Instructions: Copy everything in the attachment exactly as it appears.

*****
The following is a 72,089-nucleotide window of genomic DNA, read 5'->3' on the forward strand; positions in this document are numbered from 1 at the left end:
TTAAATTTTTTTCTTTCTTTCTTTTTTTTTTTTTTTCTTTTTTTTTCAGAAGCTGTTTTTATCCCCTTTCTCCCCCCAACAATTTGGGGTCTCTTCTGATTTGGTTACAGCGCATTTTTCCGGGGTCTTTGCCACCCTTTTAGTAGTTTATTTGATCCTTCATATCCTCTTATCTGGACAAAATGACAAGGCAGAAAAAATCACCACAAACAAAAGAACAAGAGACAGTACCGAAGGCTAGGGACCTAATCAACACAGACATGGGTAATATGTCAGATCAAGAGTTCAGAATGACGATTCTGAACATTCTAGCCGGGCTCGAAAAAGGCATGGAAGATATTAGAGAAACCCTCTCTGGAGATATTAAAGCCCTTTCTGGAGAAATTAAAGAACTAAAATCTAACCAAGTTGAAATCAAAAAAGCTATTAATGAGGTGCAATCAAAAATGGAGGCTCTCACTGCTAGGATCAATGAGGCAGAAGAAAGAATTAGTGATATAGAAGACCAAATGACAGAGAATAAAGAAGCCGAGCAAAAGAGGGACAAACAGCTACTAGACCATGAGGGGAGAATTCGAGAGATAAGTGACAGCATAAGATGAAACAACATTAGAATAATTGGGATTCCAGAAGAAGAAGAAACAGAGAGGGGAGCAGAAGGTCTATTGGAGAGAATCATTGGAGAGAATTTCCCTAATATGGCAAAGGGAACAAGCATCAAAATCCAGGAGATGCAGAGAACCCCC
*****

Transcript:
The following is a 72,089-nucleotide window of genomic DNA, read 5'->3' on the forward strand; positions in this document are numbered from 1 at the left end:
TTAAATTTTTTTCTTTCTTTCTTTTTTTTTTTTTTTCTTTTTTTTTCAGAAGCTGTTTTTATCCCCTTTCTCCCCCCAACAATTTGGGGTCTCTTCTGATTTGGTTACAGCGCATTTTTCCGGGGTCTTTGCCACCCTTTTAGTAGTTTATTTGATCCTTCATATCCTCTTATCTGGACAAAATGACAAGGCAGAAAAAATCACCACAAACAAAAGAACAAGAGACAGTACCGAAGGCTAGGGACCTAATCAACACAGACATGGGTAATATGTCAGATCAAGAGTTCAGAATGACGATTCTGAACATTCTAGCCGGGCTCGAAAAAGGCATGGAAGATATTAGAGAAACCCTCTCTGGAGATATTAAAGCCCTTTCTGGAGAAATTAAAGAACTAAAATCTAACCAAGTTGAAATCAAAAAAGCTATTAATGAGGTGCAATCAAAAATGGAGGCTCTCACTGCTAGGATCAATGAGGCAGAAGAAAGAATTAGTGATATAGAAGACCAAATGACAGAGAATAAAGAAGCCGAGCAAAAGAGGGACAAACAGCTACTAGACCATGAGGGGAGAATTCGAGAGATAAGTGACAGCATAAGATGAAACAACATTAGAATAATTGGGATTCCAGAAGAAGAAGAAACAGAGAGGGGAGCAGAAGGTCTATTGGAGAGAATCATTGGAGAGAATTTCCCTAATATGGCAAAGGGAACAAGCATCAAAATCCAGGAGATGCAGAGAACCCCC